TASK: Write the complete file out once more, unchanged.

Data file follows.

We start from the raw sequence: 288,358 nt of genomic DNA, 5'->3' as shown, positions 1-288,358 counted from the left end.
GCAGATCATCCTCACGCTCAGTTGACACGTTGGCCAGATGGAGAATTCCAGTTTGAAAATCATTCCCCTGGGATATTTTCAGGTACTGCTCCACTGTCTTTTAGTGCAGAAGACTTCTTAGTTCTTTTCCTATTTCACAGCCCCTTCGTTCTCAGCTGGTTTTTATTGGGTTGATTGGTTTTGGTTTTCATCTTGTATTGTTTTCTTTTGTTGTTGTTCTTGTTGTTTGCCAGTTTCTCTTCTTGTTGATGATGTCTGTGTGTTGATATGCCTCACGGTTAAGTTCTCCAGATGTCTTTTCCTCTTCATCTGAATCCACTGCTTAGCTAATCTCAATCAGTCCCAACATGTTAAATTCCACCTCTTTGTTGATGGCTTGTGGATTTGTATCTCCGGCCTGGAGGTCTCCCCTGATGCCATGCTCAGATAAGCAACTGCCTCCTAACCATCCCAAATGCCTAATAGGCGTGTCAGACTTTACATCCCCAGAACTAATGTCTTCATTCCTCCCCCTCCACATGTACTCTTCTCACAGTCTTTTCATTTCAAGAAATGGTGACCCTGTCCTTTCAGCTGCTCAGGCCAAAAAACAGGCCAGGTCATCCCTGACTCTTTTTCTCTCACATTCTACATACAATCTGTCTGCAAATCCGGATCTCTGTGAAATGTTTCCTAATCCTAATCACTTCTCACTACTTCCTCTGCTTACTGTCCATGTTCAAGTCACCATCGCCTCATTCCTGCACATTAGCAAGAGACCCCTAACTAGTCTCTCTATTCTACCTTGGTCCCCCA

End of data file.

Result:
We start from the raw sequence: 288,358 nt of genomic DNA, 5'->3' as shown, positions 1-288,358 counted from the left end.
GCAGATCATCCTCACGCTCAGTTGACACGTTGGCCAGATGGAGAATTCCAGTTTGAAAATCATTCCCCTGGGATATTTTCAGGTACTGCTCCACTGTCTTTTAGTGCAGAAGACTTCTTAGTTCTTTTCCTATTTCACAGCCCCTTCGTTCTCAGCTGGTTTTTATTGGGTTGATTGGTTTTGGTTTTCATCTTGTATTGTTTTCTTTTGTTGTTGTTCTTGTTGTTTGCCAGTTTCTCTTCTTGTTGATGATGTCTGTGTGTTGATATGCCTCACGGTTAAGTTCTCCAGATGTCTTTTCCTCTTCATCTGAATCCACTGCTTAGCTAATCTCAATCAGTCCCAACATGTTAAATTCCACCTCTTTGTTGATGGCTTGTGGATTTGTATCTCCGGCCTGGAGGTCTCCCCTGATGCCATGCTCAGATAAGCAACTGCCTCCTAACCATCCCAAATGCCTAATAGGCGTGTCAGACTTTACATCCCCAGAACTAATGTCTTCATTCCTCCCCCTCCACATGTACTCTTCTCACAGTCTTTTCATTTCAAGAAATGGTGACCCTGTCCTTTCAGCTGCTCAGGCCAAAAAACAGGCCAGGTCATCCCTGACTCTTTTTCTCTCACATTCTACATACAATCTGTCTGCAAATCCGGATCTCTGTGAAATGTTTCCTAATCCTAATCACTTCTCACTACTTCCTCTGCTTACTGTCCATGTTCAAGTCACCATCGCCTCATTCCTGCACATTAGCAAGAGACCCCTAACTAGTCTCTCTATTCTACCTTGGTCCCCCA